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Satellite to take pulse of Earth’s water cycle ready for launch on SpaceX rocket

The Surface Water and Ocean Topography, or SWOT, satellite during solar array deployment testing at Thales Alenia Space’s factory in Cannes, France. Credit: Thales Alenia Space

A French-built satellite equipped with an innovative U.S.-made radar instrument is buttoned up for blastoff aboard a SpaceX Falcon 9 rocket Friday from California, kicking off a mission to investigate the link between Earth’s water cycle and our planet’s changing climate.

The Surface Water and Ocean Topography, or SWOT, satellite is set for liftoff from Vandenberg Space Force Base, California, at 3:46:47 a.m. PST (6:46:47 a.m. EST; 1146:47 GMT) at the top of a Falcon 9 launcher. The Falcon 9, powered by nine kerosene-fueled Merlin 1D main engines, will fire off Space Launch Complex 4-East at Vandenberg, a military spaceport located roughly 140 miles (225 kilometers) northwest of Los Angeles.

The SWOT mission is a joint project developed by NASA and CNES, the French space agency, to make the first global survey of Earth’s surface water. The SWOT mission builds upon previous satellites that have measured rising sea levels and the height of ocean waves. But SWOT introduces a new instrument that can see finer details in the ocean’s surface roughness, and extend the water measurements to freshwater bodies like lakes and rivers.

“SWOT will provide nearly a complete view of the surface water on Earth,” said Ben Hamlington, a sea level researcher at NASA’s Jet Propulsion Laboratory. “Data collected by SWOT over the land, over the ocean, and where the land and ocean meet along our coastlines, is going to play a really important role in informing us about our daily lives and livelihoods.”

The Falcon 9 rocket will place the 4,850-pound (2,200-kilogram) SWOT satellite into an orbit about 532 miles (857 kilometers) above Earth at an inclination of of 77.6 degrees to the equator. SWOT will unfold its main science instrument, a two-wing radar interferometer, within the first week of its mission, then begin a six-month test campaign before beginning science operations in mid-2023.

“SWOT is a game changer,” said Tahani Amer, NASA’s program executive for the mission. “Water connects all of us and we’re very excited to share the data from SWOT.”

Forecasters at Vandenberg predict a 100% probability of good weather for liftoff Friday, when SpaceX has a 10-minute launch window available. The launch was delayed from Thursday to give engineers time to evaluate results of inspections on two of the Falcon 9’s main engines.

The SpaceX Falcon 9 rocket that will launch the SWOT satellite is seen vertical on its launch pad Dec. 14 at Vandenberg Space Force Base, California. Credit: NASA/Keegan Barber

Julianna Scheiman, SpaceX’s director of civil satellite missions, said in a press conference Wednesday that technicians discovered the signature of moisture in two of the engines during launch preparations. Officials believed the moisture is likely from heavy rain that fell on the Falcon 9 when it was on the launch pad last week for an engine test-firing.

But SpaceX performed additional inspections on the two engines on the launch pad at Vandenberg to determine whether the moisture is from water intrusion or something else. Mission managers cleared the Falcon 9 for flight in a meeting Thursday.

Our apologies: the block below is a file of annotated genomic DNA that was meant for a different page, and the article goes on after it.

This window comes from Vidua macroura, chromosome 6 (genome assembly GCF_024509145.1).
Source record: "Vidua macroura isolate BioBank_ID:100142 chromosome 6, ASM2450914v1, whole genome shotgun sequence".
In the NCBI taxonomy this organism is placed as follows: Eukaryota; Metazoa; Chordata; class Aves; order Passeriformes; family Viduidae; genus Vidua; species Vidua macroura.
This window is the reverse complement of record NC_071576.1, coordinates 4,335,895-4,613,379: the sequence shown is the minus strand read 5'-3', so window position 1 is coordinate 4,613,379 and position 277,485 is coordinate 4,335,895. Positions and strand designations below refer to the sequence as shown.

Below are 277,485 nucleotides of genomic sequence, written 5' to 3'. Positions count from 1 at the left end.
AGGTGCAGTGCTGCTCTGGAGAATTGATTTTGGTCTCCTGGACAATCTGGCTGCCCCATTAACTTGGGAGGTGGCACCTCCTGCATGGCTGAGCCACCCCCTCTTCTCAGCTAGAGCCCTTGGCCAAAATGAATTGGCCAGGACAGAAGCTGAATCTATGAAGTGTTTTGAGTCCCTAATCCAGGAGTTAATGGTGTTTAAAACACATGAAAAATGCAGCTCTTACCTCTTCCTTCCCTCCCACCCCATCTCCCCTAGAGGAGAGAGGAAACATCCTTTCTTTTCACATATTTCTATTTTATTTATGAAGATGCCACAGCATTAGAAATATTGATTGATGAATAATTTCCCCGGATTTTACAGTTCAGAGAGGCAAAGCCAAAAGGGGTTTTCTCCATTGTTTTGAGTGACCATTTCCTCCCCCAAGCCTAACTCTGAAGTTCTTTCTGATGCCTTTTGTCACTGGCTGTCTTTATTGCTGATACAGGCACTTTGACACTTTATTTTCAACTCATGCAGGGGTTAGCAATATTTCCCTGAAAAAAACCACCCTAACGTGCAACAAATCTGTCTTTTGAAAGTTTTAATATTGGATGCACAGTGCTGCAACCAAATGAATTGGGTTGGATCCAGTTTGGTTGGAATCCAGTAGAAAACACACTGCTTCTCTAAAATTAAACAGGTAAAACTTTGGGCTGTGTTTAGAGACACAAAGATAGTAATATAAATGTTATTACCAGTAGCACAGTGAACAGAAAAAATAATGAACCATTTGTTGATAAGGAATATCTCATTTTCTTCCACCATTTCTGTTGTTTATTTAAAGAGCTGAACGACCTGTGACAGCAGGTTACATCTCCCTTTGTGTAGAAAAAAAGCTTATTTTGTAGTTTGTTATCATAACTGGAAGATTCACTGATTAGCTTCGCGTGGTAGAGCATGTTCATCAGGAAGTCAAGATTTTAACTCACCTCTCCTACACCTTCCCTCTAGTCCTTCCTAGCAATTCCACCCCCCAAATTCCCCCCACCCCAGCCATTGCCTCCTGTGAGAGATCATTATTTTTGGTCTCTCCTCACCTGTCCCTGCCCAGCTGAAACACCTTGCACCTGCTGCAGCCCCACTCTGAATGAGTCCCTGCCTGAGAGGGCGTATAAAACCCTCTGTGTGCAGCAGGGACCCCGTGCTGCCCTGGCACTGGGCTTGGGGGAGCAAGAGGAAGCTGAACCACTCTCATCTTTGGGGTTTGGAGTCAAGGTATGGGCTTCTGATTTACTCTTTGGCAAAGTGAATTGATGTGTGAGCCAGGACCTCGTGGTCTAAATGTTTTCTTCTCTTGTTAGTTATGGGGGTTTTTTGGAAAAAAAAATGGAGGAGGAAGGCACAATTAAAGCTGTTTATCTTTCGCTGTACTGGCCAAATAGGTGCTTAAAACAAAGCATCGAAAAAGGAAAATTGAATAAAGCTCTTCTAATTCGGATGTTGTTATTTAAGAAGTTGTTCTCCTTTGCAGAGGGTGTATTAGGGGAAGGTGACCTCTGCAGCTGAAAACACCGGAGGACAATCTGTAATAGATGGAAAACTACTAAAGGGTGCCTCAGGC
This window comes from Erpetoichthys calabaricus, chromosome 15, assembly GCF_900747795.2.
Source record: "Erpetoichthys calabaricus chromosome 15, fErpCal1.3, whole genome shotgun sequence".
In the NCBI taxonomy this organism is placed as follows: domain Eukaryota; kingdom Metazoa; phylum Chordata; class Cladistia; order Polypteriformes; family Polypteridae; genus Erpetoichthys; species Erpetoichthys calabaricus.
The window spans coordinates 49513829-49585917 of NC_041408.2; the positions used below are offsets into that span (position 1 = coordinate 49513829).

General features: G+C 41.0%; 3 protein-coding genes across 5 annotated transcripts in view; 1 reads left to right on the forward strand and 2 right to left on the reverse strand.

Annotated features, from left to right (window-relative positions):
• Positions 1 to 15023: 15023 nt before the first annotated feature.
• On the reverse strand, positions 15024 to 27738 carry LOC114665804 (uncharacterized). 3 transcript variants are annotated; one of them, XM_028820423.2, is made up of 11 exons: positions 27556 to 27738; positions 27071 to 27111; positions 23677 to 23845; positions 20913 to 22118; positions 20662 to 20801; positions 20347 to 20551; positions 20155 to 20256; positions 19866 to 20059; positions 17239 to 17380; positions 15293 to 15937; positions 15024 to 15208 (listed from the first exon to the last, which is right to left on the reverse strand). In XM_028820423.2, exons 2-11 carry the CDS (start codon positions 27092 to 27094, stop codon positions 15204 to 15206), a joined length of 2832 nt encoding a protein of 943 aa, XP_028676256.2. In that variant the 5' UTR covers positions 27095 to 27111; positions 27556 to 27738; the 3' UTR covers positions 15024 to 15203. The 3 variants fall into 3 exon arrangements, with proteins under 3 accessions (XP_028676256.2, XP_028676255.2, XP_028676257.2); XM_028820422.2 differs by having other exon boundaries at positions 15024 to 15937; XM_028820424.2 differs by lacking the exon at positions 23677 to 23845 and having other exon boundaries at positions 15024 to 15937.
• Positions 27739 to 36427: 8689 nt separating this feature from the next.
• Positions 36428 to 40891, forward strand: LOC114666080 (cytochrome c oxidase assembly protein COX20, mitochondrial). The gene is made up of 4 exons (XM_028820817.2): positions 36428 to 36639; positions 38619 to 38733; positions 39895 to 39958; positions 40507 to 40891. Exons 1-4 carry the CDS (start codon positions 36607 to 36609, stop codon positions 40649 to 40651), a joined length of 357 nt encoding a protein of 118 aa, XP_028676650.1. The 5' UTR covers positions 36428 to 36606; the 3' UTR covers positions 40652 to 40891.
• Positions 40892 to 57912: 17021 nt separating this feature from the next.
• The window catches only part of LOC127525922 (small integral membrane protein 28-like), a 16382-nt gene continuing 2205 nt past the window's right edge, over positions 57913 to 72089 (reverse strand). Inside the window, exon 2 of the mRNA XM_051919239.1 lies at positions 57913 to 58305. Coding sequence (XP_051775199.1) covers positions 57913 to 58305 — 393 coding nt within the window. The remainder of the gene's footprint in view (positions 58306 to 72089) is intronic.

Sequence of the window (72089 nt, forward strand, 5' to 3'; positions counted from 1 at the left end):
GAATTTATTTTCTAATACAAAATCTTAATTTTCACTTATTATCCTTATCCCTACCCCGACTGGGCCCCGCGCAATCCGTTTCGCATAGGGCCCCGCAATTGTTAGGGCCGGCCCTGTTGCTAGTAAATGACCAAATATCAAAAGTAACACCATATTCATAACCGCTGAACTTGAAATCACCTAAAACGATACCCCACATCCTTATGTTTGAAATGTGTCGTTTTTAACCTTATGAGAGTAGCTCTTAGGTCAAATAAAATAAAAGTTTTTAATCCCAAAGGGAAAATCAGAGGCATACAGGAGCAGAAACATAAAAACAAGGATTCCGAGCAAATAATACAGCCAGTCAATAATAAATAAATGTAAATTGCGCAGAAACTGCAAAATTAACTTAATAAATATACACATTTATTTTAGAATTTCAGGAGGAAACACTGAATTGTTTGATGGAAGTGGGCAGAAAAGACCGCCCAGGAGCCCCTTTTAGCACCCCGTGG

“Technicians completed data reviews and the analysis of the presence of moisture in the engines, which was discovered during routine inspections on Dec. 14,” NASA said in a mission update on its website.

The first stage booster flying on the SWOT mission is designated B1071, and is set to make its sixth flight to space. The booster will fire its nine engines for more than two minutes, accelerating the Falcon 9 past the speed of sound with 1.7 million pounds of thrust. The initial trajectory from Vandenberg will take the rocket southwest from California’s Central Coast, then veer south with a left-hand turn, or “dogleg” maneuver, to line up with the SWOT satellite’s target orbital plane.

The Falcon 9’s first stage will shut off its nine engines, detach from the upper stage, and then reignite three of its engines for a “boost back” burn to reverse course and return to Landing Zone 4 at Vandenberg, just a quarter-mile from the rocket’s launch pad. After extending four aerodynamic grid fins, the booster will return to a propulsive landing on four deployable legs about seven-and-a-half minutes after liftoff.

The upper stage, meanwhile, will continue downrange to place the SWOT satellite into a preliminary parking orbit with a six-minute firing of its single Merlin engine. The rocket will coast over Antarctica and head northbound over the Indian Ocean before lighting its engine again 43 minutes into the mission for a brief burn to circularize its orbit at about 532 miles altitude, with an inclination of 77.6 degrees to the equator.

The SWOT spacecraft will separate from the Falcon 9’s upper stage about 52 minutes after liftoff. Ground teams in France will be on standby to receive the first radio signals from the satellite, and hope to confirm the extension of power-generating solar panels on the SWOT spacecraft soon after it arrives in orbit.

Artist’s concept of the SWOT spacecraft in orbit, with its solar panels and antennas deployed. Credit: NASA/JPL-Caltech

The SWOT mission builds on a series of U.S.-French satellites that have tracked rising sea levels and measured ocean wave heights since 1992. But SWOT introduces a new type of instrument, a Ka-band radar interferometer, with improved precision and a broader field of view than altimeters on older oceanography satellites.

The Ka-band radar interferometer, called KaRIn, consists of two antennas mounted on booms 33 feet (10 meters) apart, about half the length of a tennis court. One of the downward-facing antennas will transmit radar pulses, and both antennas on the instrument will measure the reflected radar signals that bounce off Earth’s surface. Scientists can derive the height of water levels in oceans, lakes, and rivers from the tiny difference in the time the reflected signals arrive at each antenna.